OK, so let's say you never post any content, and you go on the site only occasionally to read some of your friends' status updates. Don't be hard on yourself -- you still have value in Facebook's eyes. You are a part of the big number that Facebook can tout (750 million users was the figure I heard most recently), and you're still part of the overall traffic that makes Facebook look like a lively place that advertisers are going to want to be a part of.
Facebook has monetized you. It developed an infrastructure that not just posts your content, but also microanalyzes that content to essentially determine how you think, and it then lets advertisers bid on you. Are you the customer or the product? Don't worry about it; you are both.
Most people do seem to understand all of this, at least on some level. Consider the Facebook hoax that was making the rounds a few weeks ago. There was a rumor that Facebook would begin to charge a fee for using the service. People who took the hoax seriously were outraged. Why? I think it's because we all know just how invested we are in Facebook. If a free e-mail service like Gmail started charging people, its users could switch to Yahoo . If Facebook were to alienate its users (its bread and butter) by charging for what had been free, I promise you that Google + would love to have them. But these people realize that they have created unique value on Facebook that is priceless to them. Facebook makes it fairly easy to upload content, but next to impossible to extricate that same content. You can't just migrate your content elsewhere. The strong reaction to the idea of Facebook charging for its service suggests that we all know that our content has great value, and that the time we invested in organizing it is valuable.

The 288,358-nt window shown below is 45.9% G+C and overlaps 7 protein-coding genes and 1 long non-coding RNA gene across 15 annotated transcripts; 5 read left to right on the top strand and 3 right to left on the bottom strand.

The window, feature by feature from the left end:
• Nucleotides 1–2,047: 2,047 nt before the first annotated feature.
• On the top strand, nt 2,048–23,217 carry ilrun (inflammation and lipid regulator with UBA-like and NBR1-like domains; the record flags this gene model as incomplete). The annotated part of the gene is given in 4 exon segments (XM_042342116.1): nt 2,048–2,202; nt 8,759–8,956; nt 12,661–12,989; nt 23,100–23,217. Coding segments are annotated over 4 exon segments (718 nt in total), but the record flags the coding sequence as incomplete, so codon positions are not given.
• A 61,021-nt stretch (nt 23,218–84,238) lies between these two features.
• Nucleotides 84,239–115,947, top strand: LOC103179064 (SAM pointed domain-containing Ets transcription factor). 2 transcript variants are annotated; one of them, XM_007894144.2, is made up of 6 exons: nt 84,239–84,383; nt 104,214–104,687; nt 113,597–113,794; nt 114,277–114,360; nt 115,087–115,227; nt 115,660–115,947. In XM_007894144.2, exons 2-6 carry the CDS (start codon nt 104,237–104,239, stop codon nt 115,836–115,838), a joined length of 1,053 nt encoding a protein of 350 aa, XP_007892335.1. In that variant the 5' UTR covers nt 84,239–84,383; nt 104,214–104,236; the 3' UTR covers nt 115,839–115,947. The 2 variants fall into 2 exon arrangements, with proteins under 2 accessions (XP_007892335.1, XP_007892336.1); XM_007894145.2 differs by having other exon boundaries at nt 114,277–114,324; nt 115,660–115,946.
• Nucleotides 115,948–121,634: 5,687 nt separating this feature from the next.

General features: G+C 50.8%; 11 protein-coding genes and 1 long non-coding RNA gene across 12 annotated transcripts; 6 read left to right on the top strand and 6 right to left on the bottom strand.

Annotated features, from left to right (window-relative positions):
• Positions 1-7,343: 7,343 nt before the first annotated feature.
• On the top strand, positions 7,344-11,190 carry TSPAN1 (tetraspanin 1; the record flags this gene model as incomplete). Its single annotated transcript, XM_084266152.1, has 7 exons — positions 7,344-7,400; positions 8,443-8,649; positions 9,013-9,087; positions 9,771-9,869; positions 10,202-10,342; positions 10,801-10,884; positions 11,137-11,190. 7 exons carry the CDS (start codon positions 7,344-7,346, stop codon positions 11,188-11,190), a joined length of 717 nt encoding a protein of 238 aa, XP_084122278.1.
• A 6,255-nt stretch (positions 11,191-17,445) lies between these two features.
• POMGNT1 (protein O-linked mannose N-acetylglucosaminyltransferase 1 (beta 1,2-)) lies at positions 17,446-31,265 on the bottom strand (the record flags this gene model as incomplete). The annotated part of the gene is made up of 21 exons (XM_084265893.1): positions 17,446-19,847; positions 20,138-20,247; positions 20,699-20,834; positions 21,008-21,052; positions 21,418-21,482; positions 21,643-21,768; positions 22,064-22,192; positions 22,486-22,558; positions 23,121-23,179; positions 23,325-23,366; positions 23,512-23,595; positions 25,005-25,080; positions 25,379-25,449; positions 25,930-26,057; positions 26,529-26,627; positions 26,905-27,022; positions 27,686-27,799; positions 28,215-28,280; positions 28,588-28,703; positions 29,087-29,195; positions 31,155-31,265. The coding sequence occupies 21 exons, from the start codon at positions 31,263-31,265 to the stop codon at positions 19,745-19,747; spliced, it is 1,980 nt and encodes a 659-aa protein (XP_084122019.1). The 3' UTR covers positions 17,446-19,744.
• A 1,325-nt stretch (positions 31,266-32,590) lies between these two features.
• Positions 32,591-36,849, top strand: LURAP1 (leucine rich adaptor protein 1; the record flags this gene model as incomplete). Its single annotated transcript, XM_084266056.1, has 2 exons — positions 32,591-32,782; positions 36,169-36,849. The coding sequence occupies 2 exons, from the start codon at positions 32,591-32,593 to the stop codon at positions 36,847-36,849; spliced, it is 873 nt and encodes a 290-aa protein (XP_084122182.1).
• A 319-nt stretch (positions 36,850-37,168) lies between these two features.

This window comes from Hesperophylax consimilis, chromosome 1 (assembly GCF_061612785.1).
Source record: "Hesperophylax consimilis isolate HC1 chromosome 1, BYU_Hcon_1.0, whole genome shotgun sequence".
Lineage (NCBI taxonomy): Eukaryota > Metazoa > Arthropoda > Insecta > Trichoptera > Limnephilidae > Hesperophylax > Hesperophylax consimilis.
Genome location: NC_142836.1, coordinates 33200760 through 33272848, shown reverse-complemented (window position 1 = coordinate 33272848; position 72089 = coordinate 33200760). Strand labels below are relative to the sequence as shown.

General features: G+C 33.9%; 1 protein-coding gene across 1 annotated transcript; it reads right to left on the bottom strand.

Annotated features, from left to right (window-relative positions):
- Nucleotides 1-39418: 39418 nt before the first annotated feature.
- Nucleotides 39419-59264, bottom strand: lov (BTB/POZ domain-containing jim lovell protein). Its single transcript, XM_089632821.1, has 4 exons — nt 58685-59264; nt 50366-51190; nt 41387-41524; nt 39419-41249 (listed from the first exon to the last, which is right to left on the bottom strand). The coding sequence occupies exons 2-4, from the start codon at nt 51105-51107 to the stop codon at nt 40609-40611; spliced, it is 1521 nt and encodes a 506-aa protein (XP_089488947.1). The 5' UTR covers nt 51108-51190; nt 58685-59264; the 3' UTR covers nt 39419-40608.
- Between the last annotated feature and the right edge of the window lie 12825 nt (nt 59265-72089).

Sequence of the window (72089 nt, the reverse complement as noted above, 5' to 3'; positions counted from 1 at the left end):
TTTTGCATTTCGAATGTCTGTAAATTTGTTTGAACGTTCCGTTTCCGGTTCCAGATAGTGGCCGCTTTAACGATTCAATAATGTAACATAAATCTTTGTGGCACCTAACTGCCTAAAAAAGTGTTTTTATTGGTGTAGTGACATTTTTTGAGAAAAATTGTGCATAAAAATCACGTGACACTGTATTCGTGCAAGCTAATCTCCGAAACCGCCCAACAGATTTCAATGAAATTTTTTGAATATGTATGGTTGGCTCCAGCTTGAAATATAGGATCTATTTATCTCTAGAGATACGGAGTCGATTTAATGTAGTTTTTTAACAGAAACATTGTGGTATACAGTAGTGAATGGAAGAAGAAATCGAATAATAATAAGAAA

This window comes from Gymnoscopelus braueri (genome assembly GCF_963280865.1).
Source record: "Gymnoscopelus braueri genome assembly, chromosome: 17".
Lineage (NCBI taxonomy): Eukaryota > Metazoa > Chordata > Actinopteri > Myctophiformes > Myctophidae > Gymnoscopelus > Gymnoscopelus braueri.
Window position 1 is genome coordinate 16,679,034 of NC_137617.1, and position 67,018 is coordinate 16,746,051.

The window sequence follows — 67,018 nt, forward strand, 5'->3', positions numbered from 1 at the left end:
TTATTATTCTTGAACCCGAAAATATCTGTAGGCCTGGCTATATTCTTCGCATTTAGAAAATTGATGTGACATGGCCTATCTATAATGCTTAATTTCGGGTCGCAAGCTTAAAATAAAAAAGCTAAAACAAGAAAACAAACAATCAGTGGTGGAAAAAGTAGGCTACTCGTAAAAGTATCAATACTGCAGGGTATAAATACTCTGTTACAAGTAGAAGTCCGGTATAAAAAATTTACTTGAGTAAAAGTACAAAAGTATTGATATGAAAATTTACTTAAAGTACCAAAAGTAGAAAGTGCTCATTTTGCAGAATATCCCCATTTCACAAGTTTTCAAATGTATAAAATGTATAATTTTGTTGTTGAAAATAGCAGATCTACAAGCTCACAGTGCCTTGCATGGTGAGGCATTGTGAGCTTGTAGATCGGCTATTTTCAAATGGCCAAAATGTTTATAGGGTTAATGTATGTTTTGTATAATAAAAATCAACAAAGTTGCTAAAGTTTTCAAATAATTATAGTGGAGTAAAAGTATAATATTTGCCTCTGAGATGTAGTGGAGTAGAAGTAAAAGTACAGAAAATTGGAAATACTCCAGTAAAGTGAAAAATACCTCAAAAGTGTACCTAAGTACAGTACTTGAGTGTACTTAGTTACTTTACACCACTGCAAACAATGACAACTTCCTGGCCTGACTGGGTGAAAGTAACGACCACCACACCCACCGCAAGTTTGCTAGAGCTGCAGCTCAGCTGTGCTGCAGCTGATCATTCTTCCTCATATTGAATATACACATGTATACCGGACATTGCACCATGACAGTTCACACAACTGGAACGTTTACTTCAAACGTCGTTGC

Facebook is a great example of the economy that underlies much of the Internet. But it is hardly alone. The bulk of the most profitable Web companies are "free" sites that sell advertising. They sell your clicks, which in the aggregate create billions of dollars of wealth. What's more, YouTube (to take one example) depends on your videos for its content. Its parent company, Google, wouldn't have a business model if it didn't have access to all those websites that other people have spent time and money creating.
Facebook, YouTube, Google, LinkedIn, Reddit, etc. are all thriving companies because people love to share their own content for "free." Meanwhile, news sites, which spend hundreds of millions of dollars to put reporters around the world, are often struggling, or even bankrupt. So, yes, Facebook might not charge you, but it is far from being free. Facebook has made you its product. It has sliced and diced every aspect of what you look at, what you post, what you say your interests are, who your friends are. It has become Big Brother, not to control you, but to sell you to the highest bidder.
Let's all admit that this is true. Perhaps someday even Facebook itself will admit it, and we'll start getting from it the kind of customer support that we deserve as "paying" customers.
Ira Winkler is president of Internet Security Advisors Group and author of the book Spies Among Us. He can be contacted through his Web site, irawinkler.com .